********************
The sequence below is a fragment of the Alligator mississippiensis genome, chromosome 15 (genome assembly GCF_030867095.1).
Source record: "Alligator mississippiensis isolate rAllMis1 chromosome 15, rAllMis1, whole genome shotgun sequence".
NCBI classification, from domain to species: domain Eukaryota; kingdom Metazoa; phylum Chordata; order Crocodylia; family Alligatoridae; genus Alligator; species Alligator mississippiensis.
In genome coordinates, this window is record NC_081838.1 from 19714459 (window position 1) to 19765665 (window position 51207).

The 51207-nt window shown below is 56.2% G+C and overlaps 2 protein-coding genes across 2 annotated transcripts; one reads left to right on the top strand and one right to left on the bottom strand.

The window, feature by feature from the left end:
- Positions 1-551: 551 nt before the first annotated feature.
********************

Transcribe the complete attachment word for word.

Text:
The sequence below is a fragment of the Alligator mississippiensis genome, chromosome 15 (genome assembly GCF_030867095.1).
Source record: "Alligator mississippiensis isolate rAllMis1 chromosome 15, rAllMis1, whole genome shotgun sequence".
NCBI classification, from domain to species: domain Eukaryota; kingdom Metazoa; phylum Chordata; order Crocodylia; family Alligatoridae; genus Alligator; species Alligator mississippiensis.
In genome coordinates, this window is record NC_081838.1 from 19714459 (window position 1) to 19765665 (window position 51207).

The 51207-nt window shown below is 56.2% G+C and overlaps 2 protein-coding genes across 2 annotated transcripts; one reads left to right on the top strand and one right to left on the bottom strand.

The window, feature by feature from the left end:
- Positions 1-551: 551 nt before the first annotated feature.